About the Governor’s Letter
Governor Fallin has called upon all parties to end the drama, assuring us that “the time for theatrics is over” when it comes to this week’s roll-out of Oklahoma’s A-F Report Cards. In a letter published yesterday by the Tulsa World, she completely misses the point of much of the dialogue that has taken place around the education accountability system.
The main points of her letter are:
- A-F Report Cards are easily understood.
- The grades leave little doubt about the relative standing of an A or an F school.
- Accountability is not about assigning blame.
- A-F Report Cards are used in other states.
- Opposition to the accountability system is partisan.
- Releasing the grades is the beginning of the school improvement process.
Responding to each:
- There’s a difference between something that is easy to understand and something that doesn’t require much thought. Narrowing everything a school (or district) does into a letter grade is misleading. Some schools have a relatively easy time getting an A because they are located within highly affluent neighborhoods. That doesn’t mean their teachers don’t work hard. It just means the outcomes on state tests don’t leave as much to chance as those in other schools. Compound that with the fact that schools get bonus points (for elementary schools, it’s 10 or nothing – all based on attendance), and grades can flip pretty easily. Conversely, nothing about serving a high-poverty population means that a school can’t have good test scores. Getting there is just much harder, and staying there is even less likely.
- First of all, the premise is patently false. The OU/OSU study found that the raw score differences between students in A and F schools were negligible. Secondly, even if true, this would leave those concerned wondering what to make of the B, C, and D schools. Is a B school with an 85 but no bonus points actually less successful than an A school with a 90, but with 10 bonus points for attendance? I’d argue that the B school’s accomplishment might be more impressive, having had higher student achievement with more absenteeism. Schools in the middle – especially the B schools – will likely stay off the SDE’s radar, which is probably the safest place to be.
- Every bit of this process is about assigning blame and furthering an agenda that benefits corporate reformers more than it does public school students. Remember that time in 2012 when Barresi accidentally emailed the wrong person, defiantly proclaiming, “I will no longer take the heat for districts failing to do their job!” That was over the first group of students who had to pass graduation tests in the state. This will also be the undercurrent in her reaction to this week’s D and F schools, next spring’s 3rd grade retentions, and – if she stays in office that long – the reckoning that will come with the state’s first Common Core tests in 2015. I am not naïve enough to believe for a second that Governor Fallin is that naïve.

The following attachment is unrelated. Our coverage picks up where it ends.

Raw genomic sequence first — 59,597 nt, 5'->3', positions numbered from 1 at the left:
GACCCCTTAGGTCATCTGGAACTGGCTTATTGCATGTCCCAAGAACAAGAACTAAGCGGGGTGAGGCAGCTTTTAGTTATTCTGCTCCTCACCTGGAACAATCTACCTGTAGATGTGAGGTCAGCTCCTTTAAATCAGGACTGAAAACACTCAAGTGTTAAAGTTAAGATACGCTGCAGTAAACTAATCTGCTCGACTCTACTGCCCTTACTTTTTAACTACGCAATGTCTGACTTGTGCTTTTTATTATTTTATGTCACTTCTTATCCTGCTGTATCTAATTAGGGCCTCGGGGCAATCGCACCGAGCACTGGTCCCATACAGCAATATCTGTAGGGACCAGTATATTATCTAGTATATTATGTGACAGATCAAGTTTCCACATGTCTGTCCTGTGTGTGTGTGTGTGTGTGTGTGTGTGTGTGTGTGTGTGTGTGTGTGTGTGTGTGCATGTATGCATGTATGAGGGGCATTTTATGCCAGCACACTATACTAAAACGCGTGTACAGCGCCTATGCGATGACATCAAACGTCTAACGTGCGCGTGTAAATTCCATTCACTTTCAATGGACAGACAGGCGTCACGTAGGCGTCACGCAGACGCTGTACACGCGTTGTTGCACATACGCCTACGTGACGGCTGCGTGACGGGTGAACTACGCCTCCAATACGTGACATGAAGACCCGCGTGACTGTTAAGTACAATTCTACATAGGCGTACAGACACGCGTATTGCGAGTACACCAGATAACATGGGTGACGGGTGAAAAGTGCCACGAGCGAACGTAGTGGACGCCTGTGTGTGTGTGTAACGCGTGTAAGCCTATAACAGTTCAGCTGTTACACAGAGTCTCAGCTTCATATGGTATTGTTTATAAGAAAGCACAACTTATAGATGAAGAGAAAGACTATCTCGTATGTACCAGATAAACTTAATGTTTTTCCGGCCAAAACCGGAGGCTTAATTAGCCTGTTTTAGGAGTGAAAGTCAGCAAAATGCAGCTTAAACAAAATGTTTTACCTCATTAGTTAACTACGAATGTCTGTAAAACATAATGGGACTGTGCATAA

- The use of A-F Report Cards in other states has been a debacle. They can’t get them right in Florida. They can’t get them right in Indiana. These states have been our models, but the grading of schools, even if well-intended, has consequences that surprise reformers. Sometimes, the grades aren’t very flattering for their pet project schools.
- Superintendent Barresi likes to pretend that she is a pure conservative, yet she has serious opposition within her own party – and not just at the ballot box. Poorly-conceived education reform measures tend to upset people on both sides of the aisle. Thanks to Twitter, Facebook, and the whirly-gig of social media in general, I get a diverse menu of opinions. Among them are a 3rd grade teacher, a retired 40+ year veteran of many classrooms, an assistant superintendent, superintendents from Sapulpa and Sand Springs, parents groups, newspapers from Ada and Clinton, the organization representing most school administrators, and even a former Republican candidate for state superintendent. These are not particularly cries from the bluest map dots in the nation’s reddest state. Governor Fallin has to understand that this uprising is a reaction to something of questionable merit being executed very poorly.
- This is not “where the real work starts.” The real work started months ago, as students were finishing the previous school year and teachers were busy communicating the needs of each child to the teachers who would have them next year. It continued during the summer with site and district level analysis of preliminary test scores. Teachers and principals gave up time for professional development to understand reforms and learn more about ways to make instruction more engaging. Then when students came back in August, it continued with effective and accurate communication with parents. Over the course of the first quarter of the school year, school improvement has been an ongoing process centered around understanding the needs of students, both on the whole, and individually. Nobody was waiting for the report cards to have a starting point. Only someone who has never worked in public education would think that.
Having a system that lacks meaning – not the various responses to it – is what threatens to undermine efforts at increasing accountability in Oklahoma. Ignoring research by people who do that for a living just makes it worse. It also brings national attention, as you can see here, here, and here. Come Wednesday, the predictable proclamations and responses will add to the misplaced focus.